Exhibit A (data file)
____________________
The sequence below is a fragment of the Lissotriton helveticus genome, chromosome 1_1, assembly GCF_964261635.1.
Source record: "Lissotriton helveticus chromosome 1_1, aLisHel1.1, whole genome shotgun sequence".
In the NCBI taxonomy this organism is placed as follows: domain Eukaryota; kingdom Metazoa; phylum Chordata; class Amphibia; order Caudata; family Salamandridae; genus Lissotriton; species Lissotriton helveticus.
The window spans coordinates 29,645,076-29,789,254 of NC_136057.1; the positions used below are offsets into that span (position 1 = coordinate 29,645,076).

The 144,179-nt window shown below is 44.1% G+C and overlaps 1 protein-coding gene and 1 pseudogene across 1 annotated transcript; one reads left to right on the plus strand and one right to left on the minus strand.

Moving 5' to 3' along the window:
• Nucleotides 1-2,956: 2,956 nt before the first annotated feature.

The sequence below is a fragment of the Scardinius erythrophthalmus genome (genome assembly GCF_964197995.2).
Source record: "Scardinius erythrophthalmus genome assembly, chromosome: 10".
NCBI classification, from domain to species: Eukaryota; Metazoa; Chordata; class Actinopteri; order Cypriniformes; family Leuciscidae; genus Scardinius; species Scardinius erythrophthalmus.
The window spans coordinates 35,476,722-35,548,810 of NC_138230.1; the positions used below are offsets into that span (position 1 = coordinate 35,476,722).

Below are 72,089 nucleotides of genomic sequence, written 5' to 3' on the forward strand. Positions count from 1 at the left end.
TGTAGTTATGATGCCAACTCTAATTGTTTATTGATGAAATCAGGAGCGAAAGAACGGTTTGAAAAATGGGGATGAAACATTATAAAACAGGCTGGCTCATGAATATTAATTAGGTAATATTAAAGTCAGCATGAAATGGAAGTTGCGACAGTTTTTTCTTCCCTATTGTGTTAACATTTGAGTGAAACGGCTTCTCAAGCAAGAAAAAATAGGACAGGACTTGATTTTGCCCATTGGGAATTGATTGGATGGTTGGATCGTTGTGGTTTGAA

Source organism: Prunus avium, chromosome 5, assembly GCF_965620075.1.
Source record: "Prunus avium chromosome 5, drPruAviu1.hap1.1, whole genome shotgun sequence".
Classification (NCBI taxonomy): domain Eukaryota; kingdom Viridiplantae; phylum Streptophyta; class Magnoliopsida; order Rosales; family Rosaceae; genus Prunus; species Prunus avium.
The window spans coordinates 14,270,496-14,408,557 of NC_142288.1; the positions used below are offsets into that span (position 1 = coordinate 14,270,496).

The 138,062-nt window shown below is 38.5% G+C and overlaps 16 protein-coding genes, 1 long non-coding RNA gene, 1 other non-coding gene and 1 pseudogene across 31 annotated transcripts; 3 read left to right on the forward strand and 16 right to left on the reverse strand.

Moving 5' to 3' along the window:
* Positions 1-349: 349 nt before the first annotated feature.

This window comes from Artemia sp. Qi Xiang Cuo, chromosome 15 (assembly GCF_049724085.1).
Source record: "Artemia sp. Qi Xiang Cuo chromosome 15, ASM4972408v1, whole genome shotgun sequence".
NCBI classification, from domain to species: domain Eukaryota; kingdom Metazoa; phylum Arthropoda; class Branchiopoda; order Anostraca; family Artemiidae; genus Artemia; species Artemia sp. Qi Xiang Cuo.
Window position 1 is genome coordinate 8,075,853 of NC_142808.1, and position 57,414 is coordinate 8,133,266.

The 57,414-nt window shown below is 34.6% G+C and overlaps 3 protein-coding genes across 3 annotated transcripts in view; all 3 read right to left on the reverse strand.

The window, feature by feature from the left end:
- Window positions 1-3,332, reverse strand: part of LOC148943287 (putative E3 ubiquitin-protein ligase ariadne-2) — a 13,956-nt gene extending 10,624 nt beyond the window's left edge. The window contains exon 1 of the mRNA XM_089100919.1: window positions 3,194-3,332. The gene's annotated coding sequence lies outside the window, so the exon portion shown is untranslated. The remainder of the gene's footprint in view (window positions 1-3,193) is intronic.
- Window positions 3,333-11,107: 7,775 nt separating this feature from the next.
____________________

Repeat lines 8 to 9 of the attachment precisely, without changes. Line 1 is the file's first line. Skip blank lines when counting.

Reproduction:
The sequence below is a fragment of the Scardinius erythrophthalmus genome (genome assembly GCF_964197995.2).
Source record: "Scardinius erythrophthalmus genome assembly, chromosome: 10".